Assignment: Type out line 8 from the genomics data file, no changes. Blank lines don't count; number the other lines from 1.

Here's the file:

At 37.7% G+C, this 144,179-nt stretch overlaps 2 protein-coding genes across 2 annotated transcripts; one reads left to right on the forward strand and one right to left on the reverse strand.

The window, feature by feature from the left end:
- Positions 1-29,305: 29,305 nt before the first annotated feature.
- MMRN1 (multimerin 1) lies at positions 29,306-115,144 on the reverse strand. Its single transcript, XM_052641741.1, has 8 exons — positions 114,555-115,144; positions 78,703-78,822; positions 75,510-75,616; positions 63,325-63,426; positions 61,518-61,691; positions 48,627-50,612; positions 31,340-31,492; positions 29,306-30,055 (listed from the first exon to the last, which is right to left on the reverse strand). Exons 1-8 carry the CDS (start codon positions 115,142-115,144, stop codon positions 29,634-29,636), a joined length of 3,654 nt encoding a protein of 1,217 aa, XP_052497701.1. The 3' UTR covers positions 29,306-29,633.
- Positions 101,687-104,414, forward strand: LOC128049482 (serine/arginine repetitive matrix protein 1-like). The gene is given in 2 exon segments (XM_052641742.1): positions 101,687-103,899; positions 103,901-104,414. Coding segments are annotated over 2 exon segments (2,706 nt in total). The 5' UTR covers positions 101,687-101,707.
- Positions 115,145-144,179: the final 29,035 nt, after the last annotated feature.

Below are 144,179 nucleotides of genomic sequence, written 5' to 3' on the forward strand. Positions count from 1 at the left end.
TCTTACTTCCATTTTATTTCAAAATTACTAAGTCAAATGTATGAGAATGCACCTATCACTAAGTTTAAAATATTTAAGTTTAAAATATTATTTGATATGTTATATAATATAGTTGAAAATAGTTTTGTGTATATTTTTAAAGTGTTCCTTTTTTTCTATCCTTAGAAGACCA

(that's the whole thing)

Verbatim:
TCTTACTTCCATTTTATTTCAAAATTACTAAGTCAAATGTATGAGAATGCACCTATCACTAAGTTTAAAATATTTAAGTTTAAAATATTATTTGATATGTTATATAATATAGTTGAAAATAGTTTTGTGTATATTTTTAAAGTGTTCCTTTTTTTCTATCCTTAGAAGACCA